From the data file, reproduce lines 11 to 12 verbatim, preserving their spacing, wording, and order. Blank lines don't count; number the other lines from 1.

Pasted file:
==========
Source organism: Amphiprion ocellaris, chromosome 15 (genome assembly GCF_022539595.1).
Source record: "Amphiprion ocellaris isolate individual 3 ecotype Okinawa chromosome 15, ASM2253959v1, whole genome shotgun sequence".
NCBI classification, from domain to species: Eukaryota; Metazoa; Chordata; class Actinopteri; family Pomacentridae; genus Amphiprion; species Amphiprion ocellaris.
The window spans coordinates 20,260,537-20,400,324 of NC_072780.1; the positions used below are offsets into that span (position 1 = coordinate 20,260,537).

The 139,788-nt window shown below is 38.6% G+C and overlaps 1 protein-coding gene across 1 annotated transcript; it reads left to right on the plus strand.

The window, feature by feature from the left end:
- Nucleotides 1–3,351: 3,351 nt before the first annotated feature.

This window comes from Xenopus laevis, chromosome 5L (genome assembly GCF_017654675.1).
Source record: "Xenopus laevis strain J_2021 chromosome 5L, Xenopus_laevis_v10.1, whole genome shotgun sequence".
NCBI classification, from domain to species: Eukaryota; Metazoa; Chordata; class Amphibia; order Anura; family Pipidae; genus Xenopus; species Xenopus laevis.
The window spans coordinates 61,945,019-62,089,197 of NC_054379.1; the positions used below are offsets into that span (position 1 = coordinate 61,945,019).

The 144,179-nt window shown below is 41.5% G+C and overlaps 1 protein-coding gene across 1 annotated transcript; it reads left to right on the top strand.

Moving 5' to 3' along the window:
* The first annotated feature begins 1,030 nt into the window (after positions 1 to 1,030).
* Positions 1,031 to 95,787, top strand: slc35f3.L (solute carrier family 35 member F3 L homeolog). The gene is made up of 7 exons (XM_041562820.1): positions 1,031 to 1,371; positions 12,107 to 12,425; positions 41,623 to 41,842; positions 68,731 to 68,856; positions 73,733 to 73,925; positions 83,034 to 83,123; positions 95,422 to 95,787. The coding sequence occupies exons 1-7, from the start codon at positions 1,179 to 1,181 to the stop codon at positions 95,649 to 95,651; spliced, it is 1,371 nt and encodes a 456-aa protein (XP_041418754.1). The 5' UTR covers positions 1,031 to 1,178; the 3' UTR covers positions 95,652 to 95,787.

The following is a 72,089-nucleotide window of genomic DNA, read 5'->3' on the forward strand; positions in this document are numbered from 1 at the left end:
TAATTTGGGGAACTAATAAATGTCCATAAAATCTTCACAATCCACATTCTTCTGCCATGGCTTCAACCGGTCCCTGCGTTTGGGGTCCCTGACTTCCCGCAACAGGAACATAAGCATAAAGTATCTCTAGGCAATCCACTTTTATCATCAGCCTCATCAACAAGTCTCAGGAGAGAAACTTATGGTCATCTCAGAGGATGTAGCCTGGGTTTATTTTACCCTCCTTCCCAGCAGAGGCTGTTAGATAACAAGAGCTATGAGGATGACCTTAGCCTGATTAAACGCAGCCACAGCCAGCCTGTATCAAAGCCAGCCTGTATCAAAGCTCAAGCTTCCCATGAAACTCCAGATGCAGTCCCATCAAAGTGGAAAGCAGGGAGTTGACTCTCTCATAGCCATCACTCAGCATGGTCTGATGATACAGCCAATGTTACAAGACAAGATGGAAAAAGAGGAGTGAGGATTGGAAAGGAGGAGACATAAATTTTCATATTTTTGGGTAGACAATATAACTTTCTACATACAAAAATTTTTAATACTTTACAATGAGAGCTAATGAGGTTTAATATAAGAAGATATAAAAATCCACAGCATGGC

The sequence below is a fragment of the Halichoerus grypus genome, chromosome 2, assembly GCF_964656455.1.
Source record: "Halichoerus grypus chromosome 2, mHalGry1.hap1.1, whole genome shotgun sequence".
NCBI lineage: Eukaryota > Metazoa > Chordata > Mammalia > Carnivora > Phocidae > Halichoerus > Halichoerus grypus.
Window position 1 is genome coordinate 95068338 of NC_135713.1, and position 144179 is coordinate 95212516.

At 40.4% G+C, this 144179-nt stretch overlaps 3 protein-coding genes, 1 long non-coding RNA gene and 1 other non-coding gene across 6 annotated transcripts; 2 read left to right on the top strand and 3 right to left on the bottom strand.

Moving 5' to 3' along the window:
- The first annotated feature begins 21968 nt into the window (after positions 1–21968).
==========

The window spans coordinates 61,945,019-62,089,197 of NC_054379.1; the positions used below are offsets into that span (position 1 = coordinate 61,945,019).

The 144,179-nt window shown below is 41.5% G+C and overlaps 1 protein-coding gene across 1 annotated transcript; it reads left to right on the top strand.